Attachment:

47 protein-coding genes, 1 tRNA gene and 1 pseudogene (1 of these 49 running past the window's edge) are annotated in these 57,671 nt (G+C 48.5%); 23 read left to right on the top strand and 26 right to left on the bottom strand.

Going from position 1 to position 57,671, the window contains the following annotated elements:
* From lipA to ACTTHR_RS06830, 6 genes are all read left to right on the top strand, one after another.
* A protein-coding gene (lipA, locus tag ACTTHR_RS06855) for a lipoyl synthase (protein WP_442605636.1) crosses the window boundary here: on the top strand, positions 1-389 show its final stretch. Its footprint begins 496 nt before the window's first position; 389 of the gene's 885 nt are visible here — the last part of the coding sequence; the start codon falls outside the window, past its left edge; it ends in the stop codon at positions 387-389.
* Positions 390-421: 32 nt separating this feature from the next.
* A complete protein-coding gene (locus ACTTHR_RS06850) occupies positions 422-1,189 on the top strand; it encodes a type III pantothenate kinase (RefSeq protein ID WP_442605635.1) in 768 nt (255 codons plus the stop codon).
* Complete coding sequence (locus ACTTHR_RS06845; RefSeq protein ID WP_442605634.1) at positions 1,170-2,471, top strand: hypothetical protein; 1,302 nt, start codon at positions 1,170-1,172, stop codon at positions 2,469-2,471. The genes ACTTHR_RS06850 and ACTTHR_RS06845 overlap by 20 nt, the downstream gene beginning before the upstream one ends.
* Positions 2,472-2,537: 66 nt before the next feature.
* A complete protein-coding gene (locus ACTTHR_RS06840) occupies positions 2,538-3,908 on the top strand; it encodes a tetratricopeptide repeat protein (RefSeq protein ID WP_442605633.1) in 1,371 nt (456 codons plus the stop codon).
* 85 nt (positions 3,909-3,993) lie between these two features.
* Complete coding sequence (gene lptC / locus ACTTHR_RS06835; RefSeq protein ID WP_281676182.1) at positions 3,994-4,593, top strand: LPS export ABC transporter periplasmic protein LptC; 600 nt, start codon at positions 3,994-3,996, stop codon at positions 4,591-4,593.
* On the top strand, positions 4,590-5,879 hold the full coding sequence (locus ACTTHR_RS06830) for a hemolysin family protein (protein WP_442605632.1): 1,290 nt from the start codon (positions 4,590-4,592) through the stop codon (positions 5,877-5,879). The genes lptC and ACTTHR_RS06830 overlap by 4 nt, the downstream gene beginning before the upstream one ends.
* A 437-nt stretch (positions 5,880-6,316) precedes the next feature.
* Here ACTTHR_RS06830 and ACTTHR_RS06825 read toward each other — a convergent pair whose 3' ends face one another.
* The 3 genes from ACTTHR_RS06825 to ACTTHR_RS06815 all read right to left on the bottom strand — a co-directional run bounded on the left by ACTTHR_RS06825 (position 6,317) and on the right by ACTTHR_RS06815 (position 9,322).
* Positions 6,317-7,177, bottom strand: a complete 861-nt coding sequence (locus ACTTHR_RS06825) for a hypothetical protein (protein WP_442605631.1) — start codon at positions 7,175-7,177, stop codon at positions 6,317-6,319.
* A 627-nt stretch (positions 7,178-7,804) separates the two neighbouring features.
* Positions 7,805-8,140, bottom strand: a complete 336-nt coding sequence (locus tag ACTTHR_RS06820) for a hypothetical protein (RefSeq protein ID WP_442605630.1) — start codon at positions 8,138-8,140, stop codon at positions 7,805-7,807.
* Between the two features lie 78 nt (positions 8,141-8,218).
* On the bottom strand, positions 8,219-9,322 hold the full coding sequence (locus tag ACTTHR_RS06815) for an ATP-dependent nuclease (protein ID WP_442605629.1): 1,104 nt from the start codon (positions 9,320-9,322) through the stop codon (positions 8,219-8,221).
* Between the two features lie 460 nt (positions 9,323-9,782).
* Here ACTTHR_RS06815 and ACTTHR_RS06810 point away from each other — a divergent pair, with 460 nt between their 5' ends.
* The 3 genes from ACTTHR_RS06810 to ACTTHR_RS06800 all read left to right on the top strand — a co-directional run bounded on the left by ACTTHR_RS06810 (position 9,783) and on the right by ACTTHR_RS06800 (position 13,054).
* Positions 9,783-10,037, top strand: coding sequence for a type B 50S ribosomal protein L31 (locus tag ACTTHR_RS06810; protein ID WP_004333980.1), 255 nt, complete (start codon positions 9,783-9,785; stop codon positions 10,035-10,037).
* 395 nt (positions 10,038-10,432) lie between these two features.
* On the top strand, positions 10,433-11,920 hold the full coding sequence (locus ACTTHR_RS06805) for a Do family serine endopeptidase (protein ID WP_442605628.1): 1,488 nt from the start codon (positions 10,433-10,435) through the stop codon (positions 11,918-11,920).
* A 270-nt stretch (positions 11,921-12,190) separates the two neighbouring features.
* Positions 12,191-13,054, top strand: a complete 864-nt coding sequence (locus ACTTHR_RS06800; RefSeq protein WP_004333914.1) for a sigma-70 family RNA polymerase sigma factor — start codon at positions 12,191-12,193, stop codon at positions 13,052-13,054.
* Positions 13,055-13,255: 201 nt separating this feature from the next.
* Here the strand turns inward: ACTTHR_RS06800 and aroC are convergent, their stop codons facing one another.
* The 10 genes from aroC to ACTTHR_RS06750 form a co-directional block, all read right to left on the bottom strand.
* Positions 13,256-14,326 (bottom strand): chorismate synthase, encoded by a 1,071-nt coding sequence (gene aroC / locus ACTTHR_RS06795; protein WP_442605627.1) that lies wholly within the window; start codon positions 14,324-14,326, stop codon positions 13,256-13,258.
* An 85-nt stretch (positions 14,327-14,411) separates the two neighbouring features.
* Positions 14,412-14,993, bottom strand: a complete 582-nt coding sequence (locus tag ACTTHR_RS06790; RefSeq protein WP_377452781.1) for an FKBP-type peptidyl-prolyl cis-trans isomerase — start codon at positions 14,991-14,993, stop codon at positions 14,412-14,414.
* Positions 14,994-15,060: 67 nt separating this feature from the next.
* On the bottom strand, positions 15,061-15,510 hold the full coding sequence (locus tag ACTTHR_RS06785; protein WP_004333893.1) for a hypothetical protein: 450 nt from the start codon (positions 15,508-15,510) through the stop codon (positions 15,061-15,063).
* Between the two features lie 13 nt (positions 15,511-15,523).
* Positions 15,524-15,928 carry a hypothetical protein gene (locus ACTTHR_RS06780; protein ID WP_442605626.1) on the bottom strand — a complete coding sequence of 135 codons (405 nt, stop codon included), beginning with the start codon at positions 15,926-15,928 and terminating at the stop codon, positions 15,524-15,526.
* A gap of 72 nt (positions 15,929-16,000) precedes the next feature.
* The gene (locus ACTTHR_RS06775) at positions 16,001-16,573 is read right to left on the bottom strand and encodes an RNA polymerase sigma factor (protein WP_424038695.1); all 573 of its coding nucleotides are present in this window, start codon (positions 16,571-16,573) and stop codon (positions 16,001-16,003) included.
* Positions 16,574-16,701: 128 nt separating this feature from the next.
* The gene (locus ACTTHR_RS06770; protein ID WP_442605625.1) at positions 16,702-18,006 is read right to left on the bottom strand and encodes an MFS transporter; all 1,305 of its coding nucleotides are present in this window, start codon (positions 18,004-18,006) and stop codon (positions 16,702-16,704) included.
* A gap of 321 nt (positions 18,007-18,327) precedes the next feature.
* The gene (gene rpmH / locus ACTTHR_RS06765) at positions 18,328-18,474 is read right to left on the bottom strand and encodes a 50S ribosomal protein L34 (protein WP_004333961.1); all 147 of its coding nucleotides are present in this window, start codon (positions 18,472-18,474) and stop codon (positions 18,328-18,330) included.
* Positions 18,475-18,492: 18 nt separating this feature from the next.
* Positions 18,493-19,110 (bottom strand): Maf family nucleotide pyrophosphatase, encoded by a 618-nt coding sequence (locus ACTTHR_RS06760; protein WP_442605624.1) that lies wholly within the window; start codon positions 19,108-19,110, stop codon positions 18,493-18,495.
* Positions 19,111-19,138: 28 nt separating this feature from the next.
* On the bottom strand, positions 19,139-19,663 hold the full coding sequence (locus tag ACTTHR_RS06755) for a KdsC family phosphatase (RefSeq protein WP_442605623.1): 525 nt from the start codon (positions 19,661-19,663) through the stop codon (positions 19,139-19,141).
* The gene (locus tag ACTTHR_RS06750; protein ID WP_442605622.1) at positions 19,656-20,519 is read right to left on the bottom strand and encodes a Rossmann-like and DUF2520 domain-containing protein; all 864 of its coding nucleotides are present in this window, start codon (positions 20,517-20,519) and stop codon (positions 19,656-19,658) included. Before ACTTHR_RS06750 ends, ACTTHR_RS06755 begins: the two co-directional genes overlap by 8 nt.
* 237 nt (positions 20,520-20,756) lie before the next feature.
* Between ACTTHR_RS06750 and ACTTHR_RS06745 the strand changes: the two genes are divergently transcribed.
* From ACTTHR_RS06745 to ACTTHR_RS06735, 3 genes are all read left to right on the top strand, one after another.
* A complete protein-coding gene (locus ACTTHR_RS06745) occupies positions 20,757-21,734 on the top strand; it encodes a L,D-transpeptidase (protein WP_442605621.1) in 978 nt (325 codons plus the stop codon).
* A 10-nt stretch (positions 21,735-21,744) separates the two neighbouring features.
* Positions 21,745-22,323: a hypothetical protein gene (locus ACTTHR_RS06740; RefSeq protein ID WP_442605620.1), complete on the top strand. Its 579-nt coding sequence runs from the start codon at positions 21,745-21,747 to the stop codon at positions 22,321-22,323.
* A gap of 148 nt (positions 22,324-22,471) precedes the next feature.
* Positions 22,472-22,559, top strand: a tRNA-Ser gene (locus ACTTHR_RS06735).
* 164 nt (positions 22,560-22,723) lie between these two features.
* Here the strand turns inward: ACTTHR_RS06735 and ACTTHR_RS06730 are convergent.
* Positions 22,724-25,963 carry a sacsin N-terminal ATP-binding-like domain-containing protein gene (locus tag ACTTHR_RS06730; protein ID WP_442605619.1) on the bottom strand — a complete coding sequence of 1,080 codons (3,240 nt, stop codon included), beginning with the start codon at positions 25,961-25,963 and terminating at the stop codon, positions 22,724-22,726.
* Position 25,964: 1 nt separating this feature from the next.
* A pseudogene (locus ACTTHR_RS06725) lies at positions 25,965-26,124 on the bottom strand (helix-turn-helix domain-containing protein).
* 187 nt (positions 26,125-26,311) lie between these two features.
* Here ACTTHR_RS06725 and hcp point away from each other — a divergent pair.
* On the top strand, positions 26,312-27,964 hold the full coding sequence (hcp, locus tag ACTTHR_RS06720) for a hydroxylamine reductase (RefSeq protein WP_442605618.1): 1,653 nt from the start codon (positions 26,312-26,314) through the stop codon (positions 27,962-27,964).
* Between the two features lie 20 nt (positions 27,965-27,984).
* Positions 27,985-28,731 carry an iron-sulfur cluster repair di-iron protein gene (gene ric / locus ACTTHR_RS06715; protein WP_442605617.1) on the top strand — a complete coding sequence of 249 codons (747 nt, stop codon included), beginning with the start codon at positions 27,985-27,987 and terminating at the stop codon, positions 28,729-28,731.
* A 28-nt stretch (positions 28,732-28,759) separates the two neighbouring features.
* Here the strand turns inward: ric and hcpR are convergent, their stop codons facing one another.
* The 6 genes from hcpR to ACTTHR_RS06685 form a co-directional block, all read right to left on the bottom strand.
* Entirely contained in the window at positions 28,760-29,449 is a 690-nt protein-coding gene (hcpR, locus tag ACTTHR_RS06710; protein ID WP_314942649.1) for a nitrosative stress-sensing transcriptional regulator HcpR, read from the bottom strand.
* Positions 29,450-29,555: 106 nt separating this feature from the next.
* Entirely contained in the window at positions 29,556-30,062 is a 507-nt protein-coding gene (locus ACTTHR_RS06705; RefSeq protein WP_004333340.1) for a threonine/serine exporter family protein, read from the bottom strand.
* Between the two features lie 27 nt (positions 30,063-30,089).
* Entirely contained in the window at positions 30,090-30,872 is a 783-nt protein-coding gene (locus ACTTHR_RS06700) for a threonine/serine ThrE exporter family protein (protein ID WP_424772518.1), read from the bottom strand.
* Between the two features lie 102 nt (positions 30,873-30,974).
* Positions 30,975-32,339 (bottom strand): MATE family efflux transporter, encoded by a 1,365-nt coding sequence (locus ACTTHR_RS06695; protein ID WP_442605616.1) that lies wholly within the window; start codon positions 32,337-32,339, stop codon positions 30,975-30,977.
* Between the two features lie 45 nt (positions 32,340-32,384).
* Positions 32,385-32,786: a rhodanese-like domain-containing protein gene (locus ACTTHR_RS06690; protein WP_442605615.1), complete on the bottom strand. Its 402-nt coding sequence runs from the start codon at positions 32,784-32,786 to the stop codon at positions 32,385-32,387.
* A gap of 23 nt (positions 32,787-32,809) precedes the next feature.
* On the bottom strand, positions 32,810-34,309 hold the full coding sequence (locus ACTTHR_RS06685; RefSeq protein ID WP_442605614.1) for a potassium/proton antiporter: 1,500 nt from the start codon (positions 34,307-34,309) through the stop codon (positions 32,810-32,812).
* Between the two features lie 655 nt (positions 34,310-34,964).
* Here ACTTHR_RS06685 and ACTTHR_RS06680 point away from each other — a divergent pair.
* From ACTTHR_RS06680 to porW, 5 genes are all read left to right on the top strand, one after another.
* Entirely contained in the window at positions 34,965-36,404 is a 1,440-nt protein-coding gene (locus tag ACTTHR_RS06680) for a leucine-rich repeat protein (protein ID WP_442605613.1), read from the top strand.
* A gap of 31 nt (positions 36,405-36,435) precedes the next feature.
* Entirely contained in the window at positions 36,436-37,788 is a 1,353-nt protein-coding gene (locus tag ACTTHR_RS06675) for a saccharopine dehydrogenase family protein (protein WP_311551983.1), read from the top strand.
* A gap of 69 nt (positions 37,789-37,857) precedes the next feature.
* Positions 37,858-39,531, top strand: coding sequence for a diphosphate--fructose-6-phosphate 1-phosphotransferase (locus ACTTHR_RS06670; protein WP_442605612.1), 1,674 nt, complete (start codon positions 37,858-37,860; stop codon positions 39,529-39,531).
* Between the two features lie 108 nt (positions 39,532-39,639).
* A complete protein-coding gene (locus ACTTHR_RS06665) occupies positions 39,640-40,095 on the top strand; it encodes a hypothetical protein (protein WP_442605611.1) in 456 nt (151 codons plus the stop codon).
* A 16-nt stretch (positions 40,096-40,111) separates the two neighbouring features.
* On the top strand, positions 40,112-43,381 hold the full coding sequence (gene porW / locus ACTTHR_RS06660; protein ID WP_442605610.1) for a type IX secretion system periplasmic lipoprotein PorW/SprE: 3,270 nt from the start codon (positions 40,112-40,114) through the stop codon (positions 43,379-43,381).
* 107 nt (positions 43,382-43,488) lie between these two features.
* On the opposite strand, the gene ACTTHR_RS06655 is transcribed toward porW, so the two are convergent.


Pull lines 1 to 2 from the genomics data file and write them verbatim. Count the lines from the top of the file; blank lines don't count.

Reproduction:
47 protein-coding genes, 1 tRNA gene and 1 pseudogene (1 of these 49 running past the window's edge) are annotated in these 57,671 nt (G+C 48.5%); 23 read left to right on the top strand and 26 right to left on the bottom strand.

Going from position 1 to position 57,671, the window contains the following annotated elements: